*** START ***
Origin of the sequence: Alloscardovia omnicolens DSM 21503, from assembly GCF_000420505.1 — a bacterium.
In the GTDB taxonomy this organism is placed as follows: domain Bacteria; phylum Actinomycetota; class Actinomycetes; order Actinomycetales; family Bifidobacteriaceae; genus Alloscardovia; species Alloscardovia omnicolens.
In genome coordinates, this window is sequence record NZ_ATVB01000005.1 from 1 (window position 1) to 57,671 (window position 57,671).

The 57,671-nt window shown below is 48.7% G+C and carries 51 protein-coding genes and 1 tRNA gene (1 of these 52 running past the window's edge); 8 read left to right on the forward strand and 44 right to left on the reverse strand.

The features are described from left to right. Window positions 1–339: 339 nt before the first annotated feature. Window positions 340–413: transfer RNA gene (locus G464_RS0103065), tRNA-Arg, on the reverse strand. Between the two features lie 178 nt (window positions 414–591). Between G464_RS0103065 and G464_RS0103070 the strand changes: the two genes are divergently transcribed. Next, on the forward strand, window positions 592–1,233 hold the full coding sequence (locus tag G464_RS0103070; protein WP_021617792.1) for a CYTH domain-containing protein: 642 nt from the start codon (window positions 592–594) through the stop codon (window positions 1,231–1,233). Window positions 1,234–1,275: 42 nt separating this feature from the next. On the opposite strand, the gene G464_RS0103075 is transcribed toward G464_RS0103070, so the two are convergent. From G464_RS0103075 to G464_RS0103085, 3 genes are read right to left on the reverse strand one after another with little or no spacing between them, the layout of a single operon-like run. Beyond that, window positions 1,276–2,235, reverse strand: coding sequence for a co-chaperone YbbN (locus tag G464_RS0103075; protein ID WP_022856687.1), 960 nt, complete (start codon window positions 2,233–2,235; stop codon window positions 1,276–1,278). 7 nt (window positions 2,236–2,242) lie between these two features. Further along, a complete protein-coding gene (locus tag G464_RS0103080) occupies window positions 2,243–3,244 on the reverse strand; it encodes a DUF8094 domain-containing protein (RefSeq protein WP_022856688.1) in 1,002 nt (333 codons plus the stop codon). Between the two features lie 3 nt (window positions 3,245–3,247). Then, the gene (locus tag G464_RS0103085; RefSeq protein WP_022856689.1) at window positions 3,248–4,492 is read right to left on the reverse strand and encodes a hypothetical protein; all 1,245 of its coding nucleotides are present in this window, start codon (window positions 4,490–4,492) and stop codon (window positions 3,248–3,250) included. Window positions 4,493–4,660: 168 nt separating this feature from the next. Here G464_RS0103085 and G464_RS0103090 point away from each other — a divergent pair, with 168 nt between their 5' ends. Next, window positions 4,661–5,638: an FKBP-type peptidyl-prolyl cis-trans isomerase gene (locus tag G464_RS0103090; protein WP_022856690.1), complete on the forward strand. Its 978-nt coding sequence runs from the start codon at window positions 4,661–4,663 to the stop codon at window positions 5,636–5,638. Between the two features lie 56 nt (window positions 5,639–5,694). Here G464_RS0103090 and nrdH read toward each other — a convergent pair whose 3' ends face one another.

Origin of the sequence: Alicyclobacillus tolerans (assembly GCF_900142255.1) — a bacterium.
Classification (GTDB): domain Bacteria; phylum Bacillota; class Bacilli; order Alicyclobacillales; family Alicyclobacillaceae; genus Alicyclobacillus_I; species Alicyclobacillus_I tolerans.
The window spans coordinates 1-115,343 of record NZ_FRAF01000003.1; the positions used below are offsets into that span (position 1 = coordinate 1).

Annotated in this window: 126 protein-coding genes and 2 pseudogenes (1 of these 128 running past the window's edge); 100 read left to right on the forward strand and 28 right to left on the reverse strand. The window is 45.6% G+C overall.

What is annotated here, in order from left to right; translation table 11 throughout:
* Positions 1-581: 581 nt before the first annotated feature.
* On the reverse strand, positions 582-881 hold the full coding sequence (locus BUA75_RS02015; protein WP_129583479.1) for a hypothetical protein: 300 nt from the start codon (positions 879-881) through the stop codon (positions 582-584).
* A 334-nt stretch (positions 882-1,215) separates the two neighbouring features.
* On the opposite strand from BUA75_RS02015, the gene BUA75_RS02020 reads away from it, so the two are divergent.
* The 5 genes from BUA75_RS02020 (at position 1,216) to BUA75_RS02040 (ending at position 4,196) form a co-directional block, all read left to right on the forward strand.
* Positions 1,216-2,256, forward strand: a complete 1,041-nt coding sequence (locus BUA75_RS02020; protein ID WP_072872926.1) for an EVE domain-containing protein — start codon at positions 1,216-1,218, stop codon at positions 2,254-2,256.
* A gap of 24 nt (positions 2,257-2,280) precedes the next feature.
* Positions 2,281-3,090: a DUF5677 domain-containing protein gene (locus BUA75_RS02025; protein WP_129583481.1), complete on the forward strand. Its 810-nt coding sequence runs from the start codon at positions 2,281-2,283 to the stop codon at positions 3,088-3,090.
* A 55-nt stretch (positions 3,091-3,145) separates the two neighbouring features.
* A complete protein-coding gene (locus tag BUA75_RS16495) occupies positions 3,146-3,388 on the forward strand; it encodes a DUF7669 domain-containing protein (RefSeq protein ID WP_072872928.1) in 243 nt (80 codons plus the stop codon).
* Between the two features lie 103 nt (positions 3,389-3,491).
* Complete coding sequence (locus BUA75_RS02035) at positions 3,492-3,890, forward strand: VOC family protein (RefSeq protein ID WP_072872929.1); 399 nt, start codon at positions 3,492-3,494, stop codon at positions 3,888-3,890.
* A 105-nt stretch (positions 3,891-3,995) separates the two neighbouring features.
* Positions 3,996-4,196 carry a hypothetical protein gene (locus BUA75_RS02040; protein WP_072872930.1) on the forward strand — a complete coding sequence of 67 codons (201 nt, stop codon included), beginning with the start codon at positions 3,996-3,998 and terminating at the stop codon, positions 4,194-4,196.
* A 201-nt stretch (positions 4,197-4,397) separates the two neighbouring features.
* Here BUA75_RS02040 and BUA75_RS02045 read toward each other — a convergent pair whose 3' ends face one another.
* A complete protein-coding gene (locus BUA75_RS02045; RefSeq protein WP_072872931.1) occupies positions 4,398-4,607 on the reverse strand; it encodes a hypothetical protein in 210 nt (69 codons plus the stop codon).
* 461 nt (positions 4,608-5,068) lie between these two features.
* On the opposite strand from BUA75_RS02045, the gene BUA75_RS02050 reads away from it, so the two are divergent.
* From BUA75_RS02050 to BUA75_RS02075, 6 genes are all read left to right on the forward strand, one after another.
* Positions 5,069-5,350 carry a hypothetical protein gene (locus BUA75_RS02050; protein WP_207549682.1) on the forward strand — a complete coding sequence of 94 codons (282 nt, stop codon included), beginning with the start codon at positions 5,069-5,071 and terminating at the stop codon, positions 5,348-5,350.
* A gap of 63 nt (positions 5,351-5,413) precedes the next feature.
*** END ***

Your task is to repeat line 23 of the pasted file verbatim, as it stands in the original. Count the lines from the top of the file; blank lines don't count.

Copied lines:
* A 105-nt stretch (positions 3,891-3,995) separates the two neighbouring features.